Paso Robles school board halts aquatic center project amid budget woes

Amid budget woes, the Paso Robles Joint Unified School District is putting on hold an aquatic center project pushed by the district’s recently departed superintendent that is now costing significantly more than previous projections. [Tribune]

Last month, Superintendent Chris Williams left the district abruptly less than four months after receiving a new contract with a base salary of about $215,000. Williams’s departure came around the same time school officials revealed the district was faced with a $2.1 million shortfall for the 2019-2020 fiscal year and an additional $800,000 shortfall in 2020-2021. 

The district’s reserves also depleted over Williams’s tenure from about 10 percent of the general fund to 1.73 percent, which is below a state-mandated minimum reserve level. Nonetheless, Williams received $113,409 in severance pay.

Partially funded by a $95 million bond measure approved by voters in 2016, the aquatic center project was initially estimated to cost $10.57 million. In Feb. 2018, Williams said the project would cost $8.2 million. 

On Tuesday, the district presented bids submitted by two contractors. The bids came in between $11 million and $12.7 million, prompting school board members to decide to table the project.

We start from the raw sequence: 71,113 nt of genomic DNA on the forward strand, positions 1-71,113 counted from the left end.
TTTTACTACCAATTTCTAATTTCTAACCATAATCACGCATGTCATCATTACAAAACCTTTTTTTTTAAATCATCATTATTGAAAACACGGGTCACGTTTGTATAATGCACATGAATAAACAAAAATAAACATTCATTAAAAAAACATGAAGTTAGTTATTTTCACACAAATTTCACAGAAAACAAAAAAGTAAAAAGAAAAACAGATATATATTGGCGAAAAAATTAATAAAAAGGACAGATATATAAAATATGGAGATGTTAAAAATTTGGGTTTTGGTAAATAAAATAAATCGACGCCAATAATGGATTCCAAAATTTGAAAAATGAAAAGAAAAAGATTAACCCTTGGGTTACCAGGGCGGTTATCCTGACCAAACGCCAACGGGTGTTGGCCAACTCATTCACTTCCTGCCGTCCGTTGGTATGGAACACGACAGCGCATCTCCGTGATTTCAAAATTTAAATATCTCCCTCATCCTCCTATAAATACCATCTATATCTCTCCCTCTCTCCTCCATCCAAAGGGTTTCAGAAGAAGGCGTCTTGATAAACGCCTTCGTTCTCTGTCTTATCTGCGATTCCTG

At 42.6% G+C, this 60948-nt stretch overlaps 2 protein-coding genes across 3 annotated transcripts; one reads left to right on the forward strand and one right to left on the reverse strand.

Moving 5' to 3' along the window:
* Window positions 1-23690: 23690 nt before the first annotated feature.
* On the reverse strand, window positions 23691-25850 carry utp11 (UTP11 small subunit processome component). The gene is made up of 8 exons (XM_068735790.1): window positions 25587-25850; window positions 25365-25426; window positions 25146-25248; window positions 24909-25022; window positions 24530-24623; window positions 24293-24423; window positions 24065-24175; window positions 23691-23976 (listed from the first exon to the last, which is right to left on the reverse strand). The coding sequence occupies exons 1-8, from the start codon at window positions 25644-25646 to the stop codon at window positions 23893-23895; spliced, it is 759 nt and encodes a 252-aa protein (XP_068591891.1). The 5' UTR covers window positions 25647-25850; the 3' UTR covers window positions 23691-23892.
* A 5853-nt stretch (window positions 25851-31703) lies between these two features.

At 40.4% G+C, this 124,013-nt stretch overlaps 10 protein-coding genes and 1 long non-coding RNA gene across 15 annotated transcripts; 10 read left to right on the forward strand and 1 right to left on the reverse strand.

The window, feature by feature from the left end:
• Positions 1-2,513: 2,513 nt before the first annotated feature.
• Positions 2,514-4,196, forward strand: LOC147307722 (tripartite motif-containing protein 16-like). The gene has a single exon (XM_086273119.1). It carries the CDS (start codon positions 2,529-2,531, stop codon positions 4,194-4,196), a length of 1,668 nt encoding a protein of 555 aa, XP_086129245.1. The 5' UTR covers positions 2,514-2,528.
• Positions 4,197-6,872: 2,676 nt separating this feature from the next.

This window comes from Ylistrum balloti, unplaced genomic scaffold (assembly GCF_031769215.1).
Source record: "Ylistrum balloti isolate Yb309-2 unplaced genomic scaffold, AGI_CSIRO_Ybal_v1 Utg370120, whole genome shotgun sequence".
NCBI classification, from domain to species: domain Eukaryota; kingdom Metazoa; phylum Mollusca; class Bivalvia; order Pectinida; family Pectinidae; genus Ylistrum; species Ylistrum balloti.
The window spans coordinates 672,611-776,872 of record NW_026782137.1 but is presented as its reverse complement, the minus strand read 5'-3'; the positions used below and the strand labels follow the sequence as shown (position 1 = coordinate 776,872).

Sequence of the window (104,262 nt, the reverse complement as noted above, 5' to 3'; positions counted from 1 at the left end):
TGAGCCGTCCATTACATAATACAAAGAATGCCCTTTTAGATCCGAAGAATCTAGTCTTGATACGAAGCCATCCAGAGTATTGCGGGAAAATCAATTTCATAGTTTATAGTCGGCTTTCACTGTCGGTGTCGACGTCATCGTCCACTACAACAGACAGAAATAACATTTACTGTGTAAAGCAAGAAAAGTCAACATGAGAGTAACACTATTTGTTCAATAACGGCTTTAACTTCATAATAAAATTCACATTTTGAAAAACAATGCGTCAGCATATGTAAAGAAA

Back when Williams said the project would cost $8.2 million, the district planned to fund the aquatic center using $5.7 million of bond money while obtaining the remaining $2.5 million from fundraising. The district expected to raise $750,000 before a planned groundbreaking on the aquatic center last April, for which Williams and other officials posed with shovels for Paso Robles Press photos. By November, though, the district had only raised $211,000, according to an informational flier.

Even though the now-stalled project is behind schedule and over budget, the district has already purchased parts for a 50-meter pool and a 25-meter pool, which sit in storage containers near Paso Robles High School. The district also spent $362,828 on site cleanup.

Officials are now weighing options, which include selling pool parts that have already been purchased or holding on to them until the school district is ready to move forward with the project. If the district were to sell the pool parts, it would likely do so at a 20 to 25 percent loss.

Project plans initially called for two pools, bleachers a locker room, restrooms, solar water heating and a concession stand. The site of the planned aquatic center is the Paso Robles High campus. 

Proponents of the project say the city pool, which Paso Robles schools currently use, is inadequate for aquatics, particularly water polo. Water polo requires deep water, rather than a pool with a shallow end. Supporters of the planned aquatic center are angry over the project being stalled.

The school board instructed district staff on Tuesday to bring the project back for consideration after the hiring of a new superintendent.